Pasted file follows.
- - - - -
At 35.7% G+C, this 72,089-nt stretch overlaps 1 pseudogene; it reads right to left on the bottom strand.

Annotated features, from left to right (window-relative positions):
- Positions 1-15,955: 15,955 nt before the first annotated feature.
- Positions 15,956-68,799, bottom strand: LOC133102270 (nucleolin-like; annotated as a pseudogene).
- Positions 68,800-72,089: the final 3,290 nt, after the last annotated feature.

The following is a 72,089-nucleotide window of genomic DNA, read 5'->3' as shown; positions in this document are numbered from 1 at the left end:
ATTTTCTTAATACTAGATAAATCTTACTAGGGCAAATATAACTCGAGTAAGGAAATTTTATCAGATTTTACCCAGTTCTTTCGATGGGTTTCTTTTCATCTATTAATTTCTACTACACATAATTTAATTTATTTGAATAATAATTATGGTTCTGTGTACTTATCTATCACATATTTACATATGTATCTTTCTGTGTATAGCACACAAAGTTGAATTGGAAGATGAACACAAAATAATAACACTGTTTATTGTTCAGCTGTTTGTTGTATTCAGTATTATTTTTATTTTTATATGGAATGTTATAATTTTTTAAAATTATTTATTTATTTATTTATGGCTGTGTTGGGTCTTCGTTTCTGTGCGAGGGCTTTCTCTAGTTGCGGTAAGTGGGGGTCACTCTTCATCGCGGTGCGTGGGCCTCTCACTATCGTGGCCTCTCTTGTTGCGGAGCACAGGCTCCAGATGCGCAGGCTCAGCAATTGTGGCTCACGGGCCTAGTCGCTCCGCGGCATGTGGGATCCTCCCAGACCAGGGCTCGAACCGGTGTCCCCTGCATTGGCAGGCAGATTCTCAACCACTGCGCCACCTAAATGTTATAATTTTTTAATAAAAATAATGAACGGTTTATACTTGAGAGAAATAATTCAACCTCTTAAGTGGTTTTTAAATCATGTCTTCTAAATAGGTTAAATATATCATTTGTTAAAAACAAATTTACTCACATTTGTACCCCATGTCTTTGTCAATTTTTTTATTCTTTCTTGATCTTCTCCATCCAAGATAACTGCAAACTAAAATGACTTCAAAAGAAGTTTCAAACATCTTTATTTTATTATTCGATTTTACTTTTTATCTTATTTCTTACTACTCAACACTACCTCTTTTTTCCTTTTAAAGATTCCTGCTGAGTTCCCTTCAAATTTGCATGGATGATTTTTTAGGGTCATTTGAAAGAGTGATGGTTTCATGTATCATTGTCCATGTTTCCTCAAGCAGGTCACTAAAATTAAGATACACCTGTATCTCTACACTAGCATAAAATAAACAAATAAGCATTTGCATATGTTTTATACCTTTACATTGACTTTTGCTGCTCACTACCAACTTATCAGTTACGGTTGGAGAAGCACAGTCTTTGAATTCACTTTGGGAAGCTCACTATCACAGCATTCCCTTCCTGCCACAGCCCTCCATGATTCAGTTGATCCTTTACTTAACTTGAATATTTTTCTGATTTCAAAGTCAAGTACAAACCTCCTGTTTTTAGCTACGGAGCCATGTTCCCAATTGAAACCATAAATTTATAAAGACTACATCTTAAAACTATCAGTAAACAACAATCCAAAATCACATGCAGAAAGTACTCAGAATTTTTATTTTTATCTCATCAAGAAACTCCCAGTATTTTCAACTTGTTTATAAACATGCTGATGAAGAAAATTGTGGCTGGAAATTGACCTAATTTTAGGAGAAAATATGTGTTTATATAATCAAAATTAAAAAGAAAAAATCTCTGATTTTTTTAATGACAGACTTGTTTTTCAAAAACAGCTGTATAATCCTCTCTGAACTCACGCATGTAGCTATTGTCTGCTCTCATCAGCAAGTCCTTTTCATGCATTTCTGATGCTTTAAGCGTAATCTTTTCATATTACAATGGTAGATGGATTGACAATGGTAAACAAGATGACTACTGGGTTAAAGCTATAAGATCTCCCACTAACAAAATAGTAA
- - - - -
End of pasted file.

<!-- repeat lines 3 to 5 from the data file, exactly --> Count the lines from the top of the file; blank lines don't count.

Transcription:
- Positions 1-15,955: 15,955 nt before the first annotated feature.
- Positions 15,956-68,799, bottom strand: LOC133102270 (nucleolin-like; annotated as a pseudogene).
- Positions 68,800-72,089: the final 3,290 nt, after the last annotated feature.